Mar. 9, 1998 WASHINGTON -- Additives that improve detection of explosives before detonation or determine their origins after a blast are not yet practical enough for broad use in the United States, concludes a committee of the National Research Council in a new report. Nor is there a practical method available to neutralize the explosive properties of ammonium nitrate, a commonly available fertilizer that was used in the 1995 Oklahoma City bombing.
Instead, voluntary commercial controls and regulatory action, together with wider use of present methods for detecting explosives, offer the best means of reducing the threat from illegal bombings until better technologies can be developed, says the report, Containing the Threat From Illegal Bombings.
"Some of the proposed concepts for altering explosive materials are technically feasible, but their safety, effectiveness, cost, and environmental effects must be addressed before implementation can be recommended," said committee co-chair Marye Anne Fox, vice president for research and Waggoner Regents Chair in Chemistry, University of Texas at Austin. "The findings to date support the use of chemical markers only to improve detection of plastic and sheet explosives, which pose a considerable risk in facilities such as airports. Limiting criminal access to explosive materials and developing better methods to detect explosives are important strategies to deter would-be bombers and increase the chances they will be caught."
One key strategy is prohibiting the retail sale of the types of packaged ammonium nitrate fertilizers that can be detonated, unless consumers produce identification and retailers keep accurate records of transactions, the committee said. Although many common chemicals potentially can be used to make explosives into terrorist bombs, ammonium nitrate is by far the most accessible ingredient. It is produced in enormous quantities for fertilizer and for blasting agents used in mining and other industries.
In the wake of the 1993 World Trade Center and 1995 Oklahoma City bombings, the threat of terrorist attacks has become an issue of national concern. Congress asked the National Research Council to investigate technologies for tagging or physically altering explosive materials, and to examine the feasibility of controlling access to these materials to prevent terrorist attacks.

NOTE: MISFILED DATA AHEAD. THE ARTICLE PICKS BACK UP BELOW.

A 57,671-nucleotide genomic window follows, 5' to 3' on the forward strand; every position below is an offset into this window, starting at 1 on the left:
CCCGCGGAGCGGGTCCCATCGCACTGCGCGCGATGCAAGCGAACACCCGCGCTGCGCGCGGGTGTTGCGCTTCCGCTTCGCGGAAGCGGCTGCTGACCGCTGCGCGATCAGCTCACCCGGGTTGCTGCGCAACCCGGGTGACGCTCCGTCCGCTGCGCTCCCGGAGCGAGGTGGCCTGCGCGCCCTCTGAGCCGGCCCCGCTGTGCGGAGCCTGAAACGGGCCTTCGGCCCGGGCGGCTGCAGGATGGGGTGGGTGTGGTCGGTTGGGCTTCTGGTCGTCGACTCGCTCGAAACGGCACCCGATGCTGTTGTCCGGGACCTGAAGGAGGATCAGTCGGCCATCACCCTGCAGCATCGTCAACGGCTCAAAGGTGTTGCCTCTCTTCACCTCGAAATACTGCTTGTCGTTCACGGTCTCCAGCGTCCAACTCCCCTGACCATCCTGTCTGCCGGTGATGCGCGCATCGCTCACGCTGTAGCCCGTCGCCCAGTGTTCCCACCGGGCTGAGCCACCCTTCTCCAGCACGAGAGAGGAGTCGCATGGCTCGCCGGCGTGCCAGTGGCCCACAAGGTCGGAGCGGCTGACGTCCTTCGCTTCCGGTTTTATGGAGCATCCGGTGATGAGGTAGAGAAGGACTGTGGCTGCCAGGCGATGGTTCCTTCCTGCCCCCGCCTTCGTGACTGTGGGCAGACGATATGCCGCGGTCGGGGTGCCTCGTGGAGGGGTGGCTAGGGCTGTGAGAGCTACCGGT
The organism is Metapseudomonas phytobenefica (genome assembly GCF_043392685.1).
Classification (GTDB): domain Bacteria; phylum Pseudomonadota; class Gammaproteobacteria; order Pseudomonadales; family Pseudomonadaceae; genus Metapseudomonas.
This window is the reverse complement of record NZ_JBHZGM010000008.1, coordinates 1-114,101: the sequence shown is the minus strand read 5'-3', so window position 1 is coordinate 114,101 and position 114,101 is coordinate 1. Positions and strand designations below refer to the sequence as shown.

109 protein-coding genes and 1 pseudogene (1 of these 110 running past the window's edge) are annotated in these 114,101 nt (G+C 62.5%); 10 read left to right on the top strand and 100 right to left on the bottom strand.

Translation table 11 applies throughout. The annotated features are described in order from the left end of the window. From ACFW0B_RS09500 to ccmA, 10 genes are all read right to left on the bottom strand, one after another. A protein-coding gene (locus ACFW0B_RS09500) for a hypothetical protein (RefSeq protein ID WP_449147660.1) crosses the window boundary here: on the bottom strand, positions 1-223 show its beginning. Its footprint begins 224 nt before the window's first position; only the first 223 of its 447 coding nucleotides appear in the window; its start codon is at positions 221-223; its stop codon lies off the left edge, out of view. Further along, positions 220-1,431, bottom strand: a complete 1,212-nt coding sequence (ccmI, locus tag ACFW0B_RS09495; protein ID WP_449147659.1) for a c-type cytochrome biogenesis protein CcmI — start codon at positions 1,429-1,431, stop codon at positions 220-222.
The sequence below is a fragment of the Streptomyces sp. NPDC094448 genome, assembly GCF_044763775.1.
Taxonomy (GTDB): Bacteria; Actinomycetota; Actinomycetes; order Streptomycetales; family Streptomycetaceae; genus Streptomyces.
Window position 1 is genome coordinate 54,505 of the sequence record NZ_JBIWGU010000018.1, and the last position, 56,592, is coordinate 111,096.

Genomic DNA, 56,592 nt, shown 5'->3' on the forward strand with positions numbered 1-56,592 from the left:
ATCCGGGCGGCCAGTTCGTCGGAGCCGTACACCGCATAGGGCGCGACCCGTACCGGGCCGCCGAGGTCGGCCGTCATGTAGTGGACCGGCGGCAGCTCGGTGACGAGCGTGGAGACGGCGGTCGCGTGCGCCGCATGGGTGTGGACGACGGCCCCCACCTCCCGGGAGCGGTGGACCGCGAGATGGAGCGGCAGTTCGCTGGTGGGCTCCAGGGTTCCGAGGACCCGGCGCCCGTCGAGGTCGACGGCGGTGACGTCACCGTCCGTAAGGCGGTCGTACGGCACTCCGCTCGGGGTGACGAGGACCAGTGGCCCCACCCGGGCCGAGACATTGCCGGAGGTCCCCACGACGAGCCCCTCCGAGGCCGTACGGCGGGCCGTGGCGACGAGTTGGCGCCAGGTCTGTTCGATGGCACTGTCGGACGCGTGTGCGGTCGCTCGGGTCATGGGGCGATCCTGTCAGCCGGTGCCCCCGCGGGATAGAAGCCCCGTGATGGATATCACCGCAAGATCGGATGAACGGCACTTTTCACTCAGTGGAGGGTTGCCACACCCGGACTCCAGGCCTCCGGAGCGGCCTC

Explosive materials may be altered by mixing additives to make them more difficult to detonate, or by adding detection markers or identification taggants so their origins can be traced before or after detonation. Detection markers, such as chemical additives, can help law enforcement officers find explosives before a blast. Identification taggants -- for example, particulate additives containing coded information -- are used to determine a bomb's origins before or after detonation.
About 2,000 illegal bombings occur annually in the United States, but only a small percentage involve loss of life, injuries, or significant property damage. Although seldom used in such bombings, commercial "high explosives" -- which include dynamite and ammonium nitrate mixed with fuel oil -- can have devastating consequences, particularly in large bombs. The most frequently used materials are commercial "low explosives," such as gunpowder and fillers commonly found in fireworks. (Black and smokeless powders -- low explosives which are used in about one-third of all illegal bombings -- were excluded from the committee's study and are being similarly assessed by another National Research Council committee.)